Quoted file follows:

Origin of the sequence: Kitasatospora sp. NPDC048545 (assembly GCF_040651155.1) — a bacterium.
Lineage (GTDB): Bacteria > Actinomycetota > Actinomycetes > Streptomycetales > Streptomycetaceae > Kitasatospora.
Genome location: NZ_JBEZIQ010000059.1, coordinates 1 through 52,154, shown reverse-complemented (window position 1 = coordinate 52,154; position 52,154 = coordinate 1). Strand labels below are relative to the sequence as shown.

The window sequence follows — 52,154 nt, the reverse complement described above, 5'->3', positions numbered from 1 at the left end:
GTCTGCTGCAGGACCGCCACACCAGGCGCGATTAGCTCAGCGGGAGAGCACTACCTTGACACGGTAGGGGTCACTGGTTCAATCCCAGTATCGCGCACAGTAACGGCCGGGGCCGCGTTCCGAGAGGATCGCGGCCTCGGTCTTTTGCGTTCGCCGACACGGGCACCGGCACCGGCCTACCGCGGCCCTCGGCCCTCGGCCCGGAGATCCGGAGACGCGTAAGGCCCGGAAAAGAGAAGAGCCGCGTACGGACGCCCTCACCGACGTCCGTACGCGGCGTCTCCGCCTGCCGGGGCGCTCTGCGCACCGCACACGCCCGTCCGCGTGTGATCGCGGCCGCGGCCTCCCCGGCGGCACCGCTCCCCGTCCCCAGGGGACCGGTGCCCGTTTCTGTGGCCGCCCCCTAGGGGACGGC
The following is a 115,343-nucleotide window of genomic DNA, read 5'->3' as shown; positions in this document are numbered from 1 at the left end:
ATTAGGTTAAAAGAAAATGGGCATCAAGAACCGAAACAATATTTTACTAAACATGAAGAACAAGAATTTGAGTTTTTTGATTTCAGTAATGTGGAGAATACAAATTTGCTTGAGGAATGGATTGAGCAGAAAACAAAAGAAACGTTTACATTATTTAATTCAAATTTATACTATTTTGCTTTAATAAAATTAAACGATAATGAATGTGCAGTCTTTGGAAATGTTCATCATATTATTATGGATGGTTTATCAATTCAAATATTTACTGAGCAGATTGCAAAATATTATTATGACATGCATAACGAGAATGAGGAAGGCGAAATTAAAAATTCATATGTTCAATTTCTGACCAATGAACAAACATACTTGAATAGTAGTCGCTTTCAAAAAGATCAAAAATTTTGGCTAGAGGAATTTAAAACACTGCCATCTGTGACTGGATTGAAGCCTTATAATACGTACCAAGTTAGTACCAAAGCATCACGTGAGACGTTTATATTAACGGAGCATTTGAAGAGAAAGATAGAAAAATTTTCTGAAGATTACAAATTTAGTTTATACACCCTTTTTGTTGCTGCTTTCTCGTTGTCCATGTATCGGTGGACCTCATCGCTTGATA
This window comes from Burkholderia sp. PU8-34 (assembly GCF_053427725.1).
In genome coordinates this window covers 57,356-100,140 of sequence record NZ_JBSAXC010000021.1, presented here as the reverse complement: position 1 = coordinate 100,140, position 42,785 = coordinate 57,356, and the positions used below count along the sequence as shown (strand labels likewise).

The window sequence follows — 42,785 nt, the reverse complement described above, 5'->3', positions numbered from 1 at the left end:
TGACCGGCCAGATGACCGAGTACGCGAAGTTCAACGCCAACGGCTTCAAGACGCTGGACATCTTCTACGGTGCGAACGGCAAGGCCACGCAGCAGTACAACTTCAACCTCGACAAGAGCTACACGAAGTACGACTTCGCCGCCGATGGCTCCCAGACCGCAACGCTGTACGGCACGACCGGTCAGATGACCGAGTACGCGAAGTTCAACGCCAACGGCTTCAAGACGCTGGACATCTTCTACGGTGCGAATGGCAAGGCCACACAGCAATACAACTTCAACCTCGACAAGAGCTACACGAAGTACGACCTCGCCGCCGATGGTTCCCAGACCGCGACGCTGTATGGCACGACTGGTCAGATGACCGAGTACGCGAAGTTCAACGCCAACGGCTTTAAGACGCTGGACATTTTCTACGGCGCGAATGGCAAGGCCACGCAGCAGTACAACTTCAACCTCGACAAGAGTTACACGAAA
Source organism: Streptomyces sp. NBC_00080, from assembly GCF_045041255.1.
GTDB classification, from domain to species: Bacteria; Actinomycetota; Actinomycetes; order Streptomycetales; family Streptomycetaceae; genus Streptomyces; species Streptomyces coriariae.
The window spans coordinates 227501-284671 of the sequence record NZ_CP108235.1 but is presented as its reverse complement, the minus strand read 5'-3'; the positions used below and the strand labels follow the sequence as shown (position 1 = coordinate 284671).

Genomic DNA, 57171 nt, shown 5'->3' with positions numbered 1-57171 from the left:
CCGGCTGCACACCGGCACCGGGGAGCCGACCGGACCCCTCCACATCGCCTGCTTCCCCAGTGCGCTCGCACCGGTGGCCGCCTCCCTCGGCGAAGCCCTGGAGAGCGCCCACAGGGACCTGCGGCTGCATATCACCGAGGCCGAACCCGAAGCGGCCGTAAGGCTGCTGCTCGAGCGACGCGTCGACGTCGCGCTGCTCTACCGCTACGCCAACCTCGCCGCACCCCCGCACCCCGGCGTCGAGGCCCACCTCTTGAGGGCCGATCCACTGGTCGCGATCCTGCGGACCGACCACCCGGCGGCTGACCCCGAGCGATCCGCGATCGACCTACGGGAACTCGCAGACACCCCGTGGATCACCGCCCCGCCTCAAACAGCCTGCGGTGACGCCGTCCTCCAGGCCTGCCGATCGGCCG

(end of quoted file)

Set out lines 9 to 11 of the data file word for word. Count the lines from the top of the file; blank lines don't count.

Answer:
In genome coordinates this window covers 57,356-100,140 of sequence record NZ_JBSAXC010000021.1, presented here as the reverse complement: position 1 = coordinate 100,140, position 42,785 = coordinate 57,356, and the positions used below count along the sequence as shown (strand labels likewise).

The window sequence follows — 42,785 nt, the reverse complement described above, 5'->3', positions numbered from 1 at the left end:
TGACCGGCCAGATGACCGAGTACGCGAAGTTCAACGCCAACGGCTTCAAGACGCTGGACATCTTCTACGGTGCGAACGGCAAGGCCACGCAGCAGTACAACTTCAACCTCGACAAGAGCTACACGAAGTACGACTTCGCCGCCGATGGCTCCCAGACCGCAACGCTGTACGGCACGACCGGTCAGATGACCGAGTACGCGAAGTTCAACGCCAACGGCTTCAAGACGCTGGACATCTTCTACGGTGCGAATGGCAAGGCCACACAGCAATACAACTTCAACCTCGACAAGAGCTACACGAAGTACGACCTCGCCGCCGATGGTTCCCAGACCGCGACGCTGTATGGCACGACTGGTCAGATGACCGAGTACGCGAAGTTCAACGCCAACGGCTTTAAGACGCTGGACATTTTCTACGGCGCGAATGGCAAGGCCACGCAGCAGTACAACTTCAACCTCGACAAGAGTTACACGAAA